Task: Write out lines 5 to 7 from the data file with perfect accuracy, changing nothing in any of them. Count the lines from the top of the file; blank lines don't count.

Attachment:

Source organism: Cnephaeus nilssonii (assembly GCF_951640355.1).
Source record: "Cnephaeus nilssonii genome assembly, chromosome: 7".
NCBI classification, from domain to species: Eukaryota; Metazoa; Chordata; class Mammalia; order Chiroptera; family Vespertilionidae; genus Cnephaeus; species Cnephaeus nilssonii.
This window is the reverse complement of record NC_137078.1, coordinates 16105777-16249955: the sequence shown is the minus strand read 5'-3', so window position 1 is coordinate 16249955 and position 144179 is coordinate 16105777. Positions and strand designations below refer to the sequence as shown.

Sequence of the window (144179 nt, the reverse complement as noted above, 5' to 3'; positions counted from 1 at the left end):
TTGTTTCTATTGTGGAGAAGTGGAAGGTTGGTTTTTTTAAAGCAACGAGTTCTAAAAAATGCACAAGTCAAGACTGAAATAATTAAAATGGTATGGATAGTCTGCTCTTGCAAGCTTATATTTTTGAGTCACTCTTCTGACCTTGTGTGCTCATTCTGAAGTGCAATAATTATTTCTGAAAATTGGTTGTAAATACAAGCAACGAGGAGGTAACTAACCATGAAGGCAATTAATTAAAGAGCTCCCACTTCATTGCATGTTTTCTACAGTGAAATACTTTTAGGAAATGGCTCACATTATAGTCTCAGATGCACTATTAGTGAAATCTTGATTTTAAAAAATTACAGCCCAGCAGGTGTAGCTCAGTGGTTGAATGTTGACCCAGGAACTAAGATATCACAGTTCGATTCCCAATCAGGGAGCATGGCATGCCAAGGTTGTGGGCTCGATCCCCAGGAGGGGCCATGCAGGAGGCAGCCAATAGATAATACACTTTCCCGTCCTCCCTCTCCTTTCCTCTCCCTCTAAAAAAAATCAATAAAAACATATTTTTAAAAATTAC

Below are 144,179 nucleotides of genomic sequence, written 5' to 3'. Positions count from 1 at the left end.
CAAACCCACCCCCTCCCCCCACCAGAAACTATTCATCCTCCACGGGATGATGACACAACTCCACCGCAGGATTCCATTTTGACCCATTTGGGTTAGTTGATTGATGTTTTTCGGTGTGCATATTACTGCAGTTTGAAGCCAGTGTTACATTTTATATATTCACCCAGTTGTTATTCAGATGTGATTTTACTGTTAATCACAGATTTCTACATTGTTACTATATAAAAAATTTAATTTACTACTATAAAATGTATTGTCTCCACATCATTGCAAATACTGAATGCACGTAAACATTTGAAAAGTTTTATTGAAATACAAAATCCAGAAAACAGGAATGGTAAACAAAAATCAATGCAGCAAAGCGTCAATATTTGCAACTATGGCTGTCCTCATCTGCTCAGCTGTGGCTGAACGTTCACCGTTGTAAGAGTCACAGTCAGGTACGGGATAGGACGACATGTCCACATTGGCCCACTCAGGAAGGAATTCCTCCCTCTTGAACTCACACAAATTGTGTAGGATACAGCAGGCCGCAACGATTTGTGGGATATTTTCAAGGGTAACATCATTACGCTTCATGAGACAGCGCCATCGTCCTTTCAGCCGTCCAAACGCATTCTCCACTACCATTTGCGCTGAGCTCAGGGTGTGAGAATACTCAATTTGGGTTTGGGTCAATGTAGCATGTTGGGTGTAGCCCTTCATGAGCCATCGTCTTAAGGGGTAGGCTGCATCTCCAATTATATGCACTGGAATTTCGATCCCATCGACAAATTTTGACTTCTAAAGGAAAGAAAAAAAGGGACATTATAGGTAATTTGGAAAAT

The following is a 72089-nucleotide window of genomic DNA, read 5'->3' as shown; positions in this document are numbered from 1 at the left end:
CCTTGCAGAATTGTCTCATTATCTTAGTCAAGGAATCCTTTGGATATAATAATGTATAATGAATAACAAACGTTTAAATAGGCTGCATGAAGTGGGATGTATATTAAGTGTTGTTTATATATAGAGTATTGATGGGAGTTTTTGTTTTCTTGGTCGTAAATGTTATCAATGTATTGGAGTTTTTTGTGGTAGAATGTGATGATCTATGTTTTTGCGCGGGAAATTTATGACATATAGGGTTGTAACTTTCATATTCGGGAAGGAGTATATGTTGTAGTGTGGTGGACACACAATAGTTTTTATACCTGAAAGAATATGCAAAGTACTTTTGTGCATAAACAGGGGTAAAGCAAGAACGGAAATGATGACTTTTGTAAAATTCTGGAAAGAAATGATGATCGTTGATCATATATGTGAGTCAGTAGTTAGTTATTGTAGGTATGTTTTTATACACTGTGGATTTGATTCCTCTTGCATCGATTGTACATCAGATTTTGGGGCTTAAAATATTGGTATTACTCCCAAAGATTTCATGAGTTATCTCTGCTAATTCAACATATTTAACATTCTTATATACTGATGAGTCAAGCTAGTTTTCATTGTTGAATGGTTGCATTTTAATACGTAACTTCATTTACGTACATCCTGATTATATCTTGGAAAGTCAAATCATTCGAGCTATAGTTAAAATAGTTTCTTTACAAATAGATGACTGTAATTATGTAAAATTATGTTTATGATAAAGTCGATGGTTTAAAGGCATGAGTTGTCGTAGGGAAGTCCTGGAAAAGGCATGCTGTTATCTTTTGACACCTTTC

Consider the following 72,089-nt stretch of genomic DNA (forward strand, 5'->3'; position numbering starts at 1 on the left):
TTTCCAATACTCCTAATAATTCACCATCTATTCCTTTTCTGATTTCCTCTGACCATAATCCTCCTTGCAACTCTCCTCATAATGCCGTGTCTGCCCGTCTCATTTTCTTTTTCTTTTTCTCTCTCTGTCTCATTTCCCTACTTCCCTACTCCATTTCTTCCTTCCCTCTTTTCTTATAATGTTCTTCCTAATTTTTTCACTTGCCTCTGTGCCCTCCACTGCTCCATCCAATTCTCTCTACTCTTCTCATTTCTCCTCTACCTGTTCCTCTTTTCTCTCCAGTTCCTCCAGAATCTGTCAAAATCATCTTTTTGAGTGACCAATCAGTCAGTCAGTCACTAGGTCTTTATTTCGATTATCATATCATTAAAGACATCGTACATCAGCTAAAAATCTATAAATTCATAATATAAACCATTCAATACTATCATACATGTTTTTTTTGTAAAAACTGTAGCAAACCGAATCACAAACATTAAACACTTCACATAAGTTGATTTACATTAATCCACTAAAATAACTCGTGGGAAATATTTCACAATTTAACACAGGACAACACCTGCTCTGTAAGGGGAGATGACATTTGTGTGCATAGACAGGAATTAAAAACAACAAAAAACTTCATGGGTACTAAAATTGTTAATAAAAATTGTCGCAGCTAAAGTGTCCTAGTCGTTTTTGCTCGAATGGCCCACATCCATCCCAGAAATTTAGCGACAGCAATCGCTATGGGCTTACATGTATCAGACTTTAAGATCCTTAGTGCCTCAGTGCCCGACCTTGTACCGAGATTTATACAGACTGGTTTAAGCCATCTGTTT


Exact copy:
Sequence of the window (144179 nt, the reverse complement as noted above, 5' to 3'; positions counted from 1 at the left end):
TTGTTTCTATTGTGGAGAAGTGGAAGGTTGGTTTTTTTAAAGCAACGAGTTCTAAAAAATGCACAAGTCAAGACTGAAATAATTAAAATGGTATGGATAGTCTGCTCTTGCAAGCTTATATTTTTGAGTCACTCTTCTGACCTTGTGTGCTCATTCTGAAGTGCAATAATTATTTCTGAAAATTGGTTGTAAATACAAGCAACGAGGAGGTAACTAACCATGAAGGCAATTAATTAAAGAGCTCCCACTTCATTGCATGTTTTCTACAGTGAAATACTTTTAGGAAATGGCTCACATTATAGTCTCAGATGCACTATTAGTGAAATCTTGATTTTAAAAAATTACAGCCCAGCAGGTGTAGCTCAGTGGTTGAATGTTGACCCAGGAACTAAGATATCACAGTTCGATTCCCAATCAGGGAGCATGGCATGCCAAGGTTGTGGGCTCGATCCCCAGGAGGGGCCATGCAGGAGGCAGCCAATAGATAATACACTTTCCCGTCCTCCCTCTCCTTTCCTCTCCCTCTAAAAAAAATCAATAAAAACATATTTTTAAAAATTAC

Below are 144,179 nucleotides of genomic sequence, written 5' to 3'. Positions count from 1 at the left end.